Re-Visiting the Easterlin Hypothesis: U.S. Fertility 1968-2010
This study tests the effect of relative income – younger people's earning potential relative to their aspirations, as approximated by older families' income – on two measures of fertility: the proportion of women with an own child under one year of age, and the proportion of women with at least one own child under eighteen. The results are highly supportive of the Easterlin relative income hypothesis, finding a dominant negative effect of older family income that extends due to postponement effects even into groups 11-15 years out of school. Increases in older family income are found to account for 42% of the decline in the proportion of women with a newborn, and 37% of the decline in the proportion with at least one own child, among women 0-5 years out of school. In addition, the study finds a strong but changing effect of the female wage: positive among women 0-5 years out of school, although slowly declining over time, but negative among the older women with a dominant positive time trend that has produced a positive effect in the last decade. It is hypothesized that the observed pattern of increases in fertility among women with higher levels of education over the last decade has been a function of this emerging positive effect of the female wage, among older more educated women.
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- Francine D. Blau & Lawrence M. Kahn, 2007.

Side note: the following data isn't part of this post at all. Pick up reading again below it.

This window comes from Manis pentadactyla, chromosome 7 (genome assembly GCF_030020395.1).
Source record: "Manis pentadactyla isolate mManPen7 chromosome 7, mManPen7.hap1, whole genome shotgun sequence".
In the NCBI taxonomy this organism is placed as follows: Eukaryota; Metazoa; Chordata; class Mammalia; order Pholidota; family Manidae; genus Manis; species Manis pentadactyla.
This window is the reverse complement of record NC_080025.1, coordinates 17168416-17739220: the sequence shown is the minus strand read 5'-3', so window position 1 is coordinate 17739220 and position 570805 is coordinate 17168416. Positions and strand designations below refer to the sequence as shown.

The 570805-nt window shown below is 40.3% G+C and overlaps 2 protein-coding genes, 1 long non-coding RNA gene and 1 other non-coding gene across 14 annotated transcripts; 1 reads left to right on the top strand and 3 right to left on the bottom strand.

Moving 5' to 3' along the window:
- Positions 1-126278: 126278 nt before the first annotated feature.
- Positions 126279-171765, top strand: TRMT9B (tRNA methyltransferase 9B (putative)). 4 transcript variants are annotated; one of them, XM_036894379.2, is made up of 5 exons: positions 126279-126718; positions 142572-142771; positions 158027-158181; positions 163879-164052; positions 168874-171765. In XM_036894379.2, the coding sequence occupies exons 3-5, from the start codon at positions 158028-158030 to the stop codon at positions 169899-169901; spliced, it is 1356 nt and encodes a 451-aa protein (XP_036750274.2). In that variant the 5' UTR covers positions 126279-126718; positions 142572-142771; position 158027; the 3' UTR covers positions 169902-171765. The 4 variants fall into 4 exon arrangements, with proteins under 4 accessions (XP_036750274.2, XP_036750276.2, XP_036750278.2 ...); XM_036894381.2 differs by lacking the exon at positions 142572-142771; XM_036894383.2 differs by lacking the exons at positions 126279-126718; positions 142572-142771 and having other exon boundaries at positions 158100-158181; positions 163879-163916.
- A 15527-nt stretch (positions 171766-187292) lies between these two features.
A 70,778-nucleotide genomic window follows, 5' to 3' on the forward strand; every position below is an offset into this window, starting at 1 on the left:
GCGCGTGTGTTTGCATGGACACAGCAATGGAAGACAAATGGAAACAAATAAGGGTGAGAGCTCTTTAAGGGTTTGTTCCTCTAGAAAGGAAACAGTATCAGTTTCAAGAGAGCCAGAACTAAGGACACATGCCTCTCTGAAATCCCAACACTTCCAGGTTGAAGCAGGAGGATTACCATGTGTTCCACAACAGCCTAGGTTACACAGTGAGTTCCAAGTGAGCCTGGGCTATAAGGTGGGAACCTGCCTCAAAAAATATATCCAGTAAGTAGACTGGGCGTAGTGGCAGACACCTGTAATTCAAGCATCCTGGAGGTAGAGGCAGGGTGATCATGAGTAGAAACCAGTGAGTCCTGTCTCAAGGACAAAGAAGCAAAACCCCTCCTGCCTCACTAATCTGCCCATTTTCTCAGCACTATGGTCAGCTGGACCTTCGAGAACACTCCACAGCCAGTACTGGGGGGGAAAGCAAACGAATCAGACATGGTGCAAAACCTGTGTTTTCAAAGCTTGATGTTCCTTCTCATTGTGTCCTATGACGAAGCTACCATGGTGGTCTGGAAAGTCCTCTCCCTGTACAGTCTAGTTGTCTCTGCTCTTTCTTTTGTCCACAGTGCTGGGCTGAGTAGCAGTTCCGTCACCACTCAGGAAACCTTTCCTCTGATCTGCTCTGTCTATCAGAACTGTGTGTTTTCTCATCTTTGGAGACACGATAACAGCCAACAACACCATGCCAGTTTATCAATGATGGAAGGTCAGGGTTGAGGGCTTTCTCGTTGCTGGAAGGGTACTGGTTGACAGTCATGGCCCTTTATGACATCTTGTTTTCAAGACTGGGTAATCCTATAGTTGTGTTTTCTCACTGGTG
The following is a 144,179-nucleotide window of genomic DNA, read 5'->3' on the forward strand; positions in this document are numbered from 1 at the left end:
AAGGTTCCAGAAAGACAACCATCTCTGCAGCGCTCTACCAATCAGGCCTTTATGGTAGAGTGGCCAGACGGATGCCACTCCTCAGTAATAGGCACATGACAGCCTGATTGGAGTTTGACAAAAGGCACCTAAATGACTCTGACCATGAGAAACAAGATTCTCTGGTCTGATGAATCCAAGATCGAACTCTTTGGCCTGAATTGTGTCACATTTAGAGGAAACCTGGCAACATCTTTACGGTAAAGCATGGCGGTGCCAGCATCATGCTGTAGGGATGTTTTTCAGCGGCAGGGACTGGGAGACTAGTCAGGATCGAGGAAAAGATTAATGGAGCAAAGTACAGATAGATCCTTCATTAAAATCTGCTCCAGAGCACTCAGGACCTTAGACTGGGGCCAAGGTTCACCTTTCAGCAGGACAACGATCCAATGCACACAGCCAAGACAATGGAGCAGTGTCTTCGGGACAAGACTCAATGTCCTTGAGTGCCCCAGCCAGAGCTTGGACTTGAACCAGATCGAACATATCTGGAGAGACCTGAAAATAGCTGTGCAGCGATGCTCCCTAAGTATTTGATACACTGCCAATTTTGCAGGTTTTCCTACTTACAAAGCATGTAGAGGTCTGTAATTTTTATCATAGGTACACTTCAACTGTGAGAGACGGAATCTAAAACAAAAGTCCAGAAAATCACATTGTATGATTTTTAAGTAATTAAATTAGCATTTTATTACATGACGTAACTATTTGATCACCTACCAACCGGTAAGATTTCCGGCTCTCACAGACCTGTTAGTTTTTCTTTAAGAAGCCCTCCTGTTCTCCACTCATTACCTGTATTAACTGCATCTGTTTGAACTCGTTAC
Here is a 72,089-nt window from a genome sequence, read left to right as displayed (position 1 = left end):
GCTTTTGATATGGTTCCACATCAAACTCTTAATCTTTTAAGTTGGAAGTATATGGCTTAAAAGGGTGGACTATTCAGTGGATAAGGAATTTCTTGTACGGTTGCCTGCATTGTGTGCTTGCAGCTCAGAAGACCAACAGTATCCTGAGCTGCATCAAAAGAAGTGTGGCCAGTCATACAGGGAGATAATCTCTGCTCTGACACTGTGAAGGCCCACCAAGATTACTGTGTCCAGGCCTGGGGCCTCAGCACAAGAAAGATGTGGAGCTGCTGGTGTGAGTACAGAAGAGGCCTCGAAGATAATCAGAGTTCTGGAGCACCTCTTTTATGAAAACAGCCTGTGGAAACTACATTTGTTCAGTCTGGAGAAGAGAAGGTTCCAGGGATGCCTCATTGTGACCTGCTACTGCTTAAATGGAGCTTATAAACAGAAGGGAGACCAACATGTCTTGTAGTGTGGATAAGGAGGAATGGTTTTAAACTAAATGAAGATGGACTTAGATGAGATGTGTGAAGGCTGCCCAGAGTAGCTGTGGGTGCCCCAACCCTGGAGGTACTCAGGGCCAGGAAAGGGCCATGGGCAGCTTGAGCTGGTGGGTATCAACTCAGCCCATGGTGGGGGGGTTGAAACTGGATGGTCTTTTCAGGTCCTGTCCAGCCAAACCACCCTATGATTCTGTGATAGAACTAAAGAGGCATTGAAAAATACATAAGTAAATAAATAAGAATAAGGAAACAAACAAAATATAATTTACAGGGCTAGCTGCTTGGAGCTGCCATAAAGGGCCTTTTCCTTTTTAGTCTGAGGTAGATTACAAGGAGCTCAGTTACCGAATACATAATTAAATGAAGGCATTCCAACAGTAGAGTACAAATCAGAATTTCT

"Changes in the Labor Supply Behavior of Married Women: 1980–2000,"
Journal of Labor Economics,
University of Chicago Press, vol. 25, pages 393-438.
- Francine D. Blau & Lawrence M. Kahn, 2005. "Changes in the Labor Supply Behavior of Married Women: 1980-2000," NBER Working Papers 11230, National Bureau of Economic Research, Inc.
- Blau, Francine D. & Kahn, Lawrence M., 2006. "Changes in the Labor Supply Behavior of Married Women: 1980-2000," IZA Discussion Papers 2180, Institute for the Study of Labor (IZA).
- Brigitte Waldorf & Rachel Franklin, 2002. "Spatial Dimensions of the Easterlin Hypothesis: Fertility Variations in Italy," Journal of Regional Science, Wiley Blackwell, vol. 42(3), pages 549-578.
- Yongil Jeon & Michael P. Shields, 2005. "The Easterlin hypothesis in the recent experience of higher-income OECD countries: A panel-data approach," Journal of Population Economics, Springer, vol. 18(1), pages 1-13, 08.
- Robert McNown & Sameer Rajbhandary, 2003. "Time series analysis of fertility and female labor market behavior," Journal of Population Economics, Springer, vol. 16(3), pages 501-523, 08.
- Olsen, Randall J, 1994. "Fertility and the Size of the U.S. Labor Force," Journal of Economic Literature, American Economic Association, vol. 32(1), pages 60-100, March.
- Diane J. Macunovich, 1998. "Fertility and the Easterlin hypothesis: An assessment of the literature," Journal of Population Economics, Springer, vol. 11(1), pages 53-111.
- Welch, Finis, 1979. "Effects of Cohort Size on Earnings: The Baby Boom Babies' Financial Bust," Journal of Political Economy, University of Chicago Press, vol. 87(5), pages S65-97, October.
- Finis Welch, 1979. "Effects of Cohort Size on Earnings: The Baby Boom Babies' Financial Bust," UCLA Economics Working Papers 146, UCLA Department of Economics.
- Macunovich, Diane J., 1998. "Race and relative income/price of time effects on U.S. fertility," Journal of Behavioral and Experimental Economics (formerly The Journal of Socio-Economics), Elsevier, vol. 27(3), pages 365-400.
- Sevilla, Jaypee, 2007. "Fertility and relative cohort size," Arbetsrapport 2007:11, Institute for Futures Studies.
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